Criticism around subsidising nannies unfounded
SYDNEY, NSW, April 17, 2012 – CRITICISM around Tony Abbott’s proposed taxpayer-funded subsidies for nannies causing the childcare industry to become less professional were unfounded, according to Australia and New Zealand nanny support body Cafe Nanny.
Cafe Nanny founder and KiwiOz Nannies director, Rachel Lewis, said Early Childhood and Childcare Minister Kate Ellis’ concerns around nannies’ minimum level of qualifications and regulations being non-existent should not be used as a road block.
“I understand Kate Ellis saying there isn’t a minimum level of qualifications, but how about the government coming to us – like they have in New Zealand and the UK – and providing funding in order to meet what’s required,’’ the Sydney woman said.
She said Cafe Nanny’s study last week of more than 100 Australian nannies showed they agreed to ongoing qualifications and development to be eligible for the rebate. “The problem is, the support is not there for the in-home care at the moment – and they want it to be there. In New Zealand and the UK the government is offering that funding and offering support,’’ Rachel said.
She said there were many nannies not paid tax, not receiving super, whose contracts weren’t upheld and who were unqualified. “In turn, if qualified nannies were getting the rebate then the parents would be following the correct tax and legal requirements, because a lot of the time they don’t.’’
She also disagreed with Ms Ellis’ comments on most families not wanting to take funding away from existing childcare funding. “Careforkids.com just did a survey of over 1500 parents, 76% of whom cited financial reasons as their cause for returning to work and 84% of whom said they thought nannies should be eligible for the nanny rebate, so I’m not sure that’s correct.’’ She said the Cafe Nanny survey showed 80% of respondents believed a rebate would provide parents more childcare opportunities and flexibility in returning to work.
Rachel, whose business and networking community extends to New Zealand and the UK, said the rebate system was working in those countries. She set up Cafe Nanny as a way to provide a greater support network to nannies, especially in Australia. “At the moment there’s not a lot of ongoing professional development options for nannies unless they want to do a fulltime nanny training course, which means they often have to stop working. ’’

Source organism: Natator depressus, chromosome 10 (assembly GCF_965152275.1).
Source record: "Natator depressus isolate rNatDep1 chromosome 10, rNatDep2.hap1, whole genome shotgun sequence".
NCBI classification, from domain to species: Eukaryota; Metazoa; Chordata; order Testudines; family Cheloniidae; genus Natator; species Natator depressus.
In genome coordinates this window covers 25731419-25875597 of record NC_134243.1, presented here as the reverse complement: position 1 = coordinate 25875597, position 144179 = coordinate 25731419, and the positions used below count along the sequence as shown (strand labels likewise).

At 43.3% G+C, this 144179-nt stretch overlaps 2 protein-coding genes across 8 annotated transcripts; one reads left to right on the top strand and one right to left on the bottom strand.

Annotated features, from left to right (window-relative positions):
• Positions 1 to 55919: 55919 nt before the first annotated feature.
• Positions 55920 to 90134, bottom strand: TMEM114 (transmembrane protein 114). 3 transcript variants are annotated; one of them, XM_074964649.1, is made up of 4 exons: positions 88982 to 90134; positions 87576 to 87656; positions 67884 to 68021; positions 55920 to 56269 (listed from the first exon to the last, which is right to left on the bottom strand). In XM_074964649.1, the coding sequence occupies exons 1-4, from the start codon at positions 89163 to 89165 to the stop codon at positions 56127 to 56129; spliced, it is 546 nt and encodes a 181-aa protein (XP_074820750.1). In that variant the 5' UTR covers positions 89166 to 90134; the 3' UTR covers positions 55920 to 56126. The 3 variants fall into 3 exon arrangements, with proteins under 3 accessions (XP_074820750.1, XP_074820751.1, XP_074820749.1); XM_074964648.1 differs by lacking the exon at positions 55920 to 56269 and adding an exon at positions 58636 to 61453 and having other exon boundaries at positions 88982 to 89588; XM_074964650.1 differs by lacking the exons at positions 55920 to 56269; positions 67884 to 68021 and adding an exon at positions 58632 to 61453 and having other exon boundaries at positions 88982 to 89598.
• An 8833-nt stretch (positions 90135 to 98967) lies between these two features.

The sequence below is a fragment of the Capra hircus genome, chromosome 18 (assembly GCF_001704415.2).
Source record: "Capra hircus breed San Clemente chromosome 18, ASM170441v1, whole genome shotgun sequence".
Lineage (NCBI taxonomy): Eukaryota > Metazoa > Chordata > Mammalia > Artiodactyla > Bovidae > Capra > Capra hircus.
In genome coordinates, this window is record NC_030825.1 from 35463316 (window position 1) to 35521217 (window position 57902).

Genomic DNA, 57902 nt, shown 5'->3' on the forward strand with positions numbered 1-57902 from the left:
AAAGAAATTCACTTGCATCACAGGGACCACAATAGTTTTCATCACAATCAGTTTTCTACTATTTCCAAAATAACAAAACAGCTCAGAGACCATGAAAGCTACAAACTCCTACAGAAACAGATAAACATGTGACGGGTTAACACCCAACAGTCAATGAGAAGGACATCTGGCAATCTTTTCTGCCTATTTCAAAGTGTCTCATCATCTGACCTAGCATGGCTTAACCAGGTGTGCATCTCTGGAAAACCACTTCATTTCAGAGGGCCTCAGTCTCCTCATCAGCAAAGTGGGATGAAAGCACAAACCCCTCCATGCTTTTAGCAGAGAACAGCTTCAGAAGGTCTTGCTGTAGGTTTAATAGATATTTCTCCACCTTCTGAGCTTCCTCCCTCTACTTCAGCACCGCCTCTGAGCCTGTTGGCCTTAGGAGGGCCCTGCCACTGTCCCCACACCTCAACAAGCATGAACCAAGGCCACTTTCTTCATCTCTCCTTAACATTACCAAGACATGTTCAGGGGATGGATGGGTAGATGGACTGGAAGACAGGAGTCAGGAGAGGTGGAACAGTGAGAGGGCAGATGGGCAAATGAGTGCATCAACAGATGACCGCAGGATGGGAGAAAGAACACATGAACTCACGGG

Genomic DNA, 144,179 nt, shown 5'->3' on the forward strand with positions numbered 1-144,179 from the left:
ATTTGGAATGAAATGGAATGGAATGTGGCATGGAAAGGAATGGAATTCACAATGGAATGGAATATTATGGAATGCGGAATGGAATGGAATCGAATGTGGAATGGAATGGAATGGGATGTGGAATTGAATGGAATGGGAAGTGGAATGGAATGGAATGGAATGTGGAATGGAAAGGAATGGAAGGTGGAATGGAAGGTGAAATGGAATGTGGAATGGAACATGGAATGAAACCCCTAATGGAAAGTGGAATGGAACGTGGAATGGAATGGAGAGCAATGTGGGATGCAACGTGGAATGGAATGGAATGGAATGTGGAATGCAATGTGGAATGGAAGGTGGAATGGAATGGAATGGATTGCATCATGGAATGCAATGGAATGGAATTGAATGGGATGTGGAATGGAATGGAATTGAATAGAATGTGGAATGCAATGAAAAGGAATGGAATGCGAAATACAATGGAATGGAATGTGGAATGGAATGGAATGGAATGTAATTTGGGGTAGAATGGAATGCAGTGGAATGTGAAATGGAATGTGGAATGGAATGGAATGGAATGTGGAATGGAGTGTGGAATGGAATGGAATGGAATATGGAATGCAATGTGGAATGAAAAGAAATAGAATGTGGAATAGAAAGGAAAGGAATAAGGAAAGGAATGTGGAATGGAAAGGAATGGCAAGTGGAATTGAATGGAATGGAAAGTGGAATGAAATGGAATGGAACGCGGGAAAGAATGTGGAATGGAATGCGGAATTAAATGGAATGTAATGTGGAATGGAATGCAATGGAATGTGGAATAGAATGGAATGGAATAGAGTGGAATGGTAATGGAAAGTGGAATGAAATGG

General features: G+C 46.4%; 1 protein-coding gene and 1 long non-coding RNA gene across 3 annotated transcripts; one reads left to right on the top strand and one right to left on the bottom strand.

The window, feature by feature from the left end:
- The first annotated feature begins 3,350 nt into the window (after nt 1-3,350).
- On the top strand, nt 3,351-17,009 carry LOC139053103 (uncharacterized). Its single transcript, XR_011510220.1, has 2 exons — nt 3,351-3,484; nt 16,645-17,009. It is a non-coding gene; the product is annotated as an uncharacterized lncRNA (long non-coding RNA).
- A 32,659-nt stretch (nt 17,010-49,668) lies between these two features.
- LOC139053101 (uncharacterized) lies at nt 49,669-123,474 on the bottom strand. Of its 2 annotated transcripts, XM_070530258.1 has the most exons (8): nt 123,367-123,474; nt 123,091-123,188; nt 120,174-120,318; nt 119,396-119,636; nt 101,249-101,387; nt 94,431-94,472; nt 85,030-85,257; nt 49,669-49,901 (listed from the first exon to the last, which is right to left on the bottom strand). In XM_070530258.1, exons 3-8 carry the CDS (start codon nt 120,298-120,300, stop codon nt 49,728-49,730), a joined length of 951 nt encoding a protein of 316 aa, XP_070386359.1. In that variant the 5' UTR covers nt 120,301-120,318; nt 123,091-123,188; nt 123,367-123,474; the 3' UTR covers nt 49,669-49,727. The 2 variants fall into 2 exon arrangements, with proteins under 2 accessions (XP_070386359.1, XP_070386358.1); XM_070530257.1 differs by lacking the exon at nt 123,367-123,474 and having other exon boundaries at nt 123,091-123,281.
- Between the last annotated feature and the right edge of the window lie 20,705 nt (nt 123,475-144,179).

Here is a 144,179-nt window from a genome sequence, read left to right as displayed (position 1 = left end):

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Sydney woman Rachel Lewis launched KiwiOz Nanny Agency in 2002 to support Kiwi and Aussies moving abroad to nanny. Now, 10 years later, it has offices in London, Brighton, Auckland and Sydney. To support nannies further, the business developed nanny management toolkits, nanny training courses and its popular nanny support network, Cafe Nanny.
Survey facts and quotes:
- · The Australian survey included 105 respondents, with 15% parents and the remainder nannies.
- · It was conducted from Tuesday, March 27 to Tuesday, April 10, 2012 via online and word of mouth channels.
- · 81% of respondents believed a nanny rebate would improve the professionalism of the nanny industry, with only 7% saying it would undermine the professionalism of the childcare industry as a whole.
- · “It will cut out the black economy and raise standards for Nannies & families who hire nannies.’’
- · 46.5% think the childcare rebate for nannies should be means tested, while 30.3% said no and 23.2% said maybe.
- · “I think this is a fantastic idea, but I also know that there will need to be boundaries, There are a lot of nannies who a lazy and have no respect for the title they carry. I believe that if the CCB is to be applied to nannies there will need to be an overhaul of the nanny industry and will need to be an application process and standards that all nannies will need to uphold.’’
- · “I think that it would make it a lot easier for women to go back to work without lowering the pay that nannies receive. It would also encourage parents to pay nannies properly instead of cash in hand which seems to happen a lot. Nannies give parents lots of flexibility and allow both mums and dads to return to work quicker and with more confidence.’’
- · “As a stay at home mum, with a 4 year old with autism, a 2 year old and a 1 year old, I try to pick up contract work I can do from home. We’ve thought of getting a nanny but it’s been too expensive. The benefit would make it more affordable and make our life SO much easier.’’
- · “The key factor is whether nannies can be supervised sufficiently. Abbott is proposing the In Home Care program be extended. As it stands the scheme is wrought with problems. This came about from the Inquiry into Balancing Work and Family, chaired by Bronwyn Bishop in past years. (the transcript is available.) The only input from the nanny industry would have been from an agency, a training college and two parents if a resource service hadn’t contacted agencies around Australia to inform them of the Inquiry and also their ability to submit their opinions of industry standards. The scheme could work if it was based on the NZ model. Supervision is paramount and carers must attend social gatherings and have spot checks. In Australia, for InHome Care, a family is often checked at enrolment stage, their homes have a safety check and a nanny referred. Paperwork is completed fortnightly – and pays go through. In my experience the carer is NOT checked throughout the placement, there is no request for programming or records. The only requirements that must be met are a first aid cert and references. Placing more children in this program is placing them at risk. Carers are often not even paid Super, as when they fall under 30 hours a week, parents don’t have to! Many carers have experienced difficulty in being paid with consistency.’’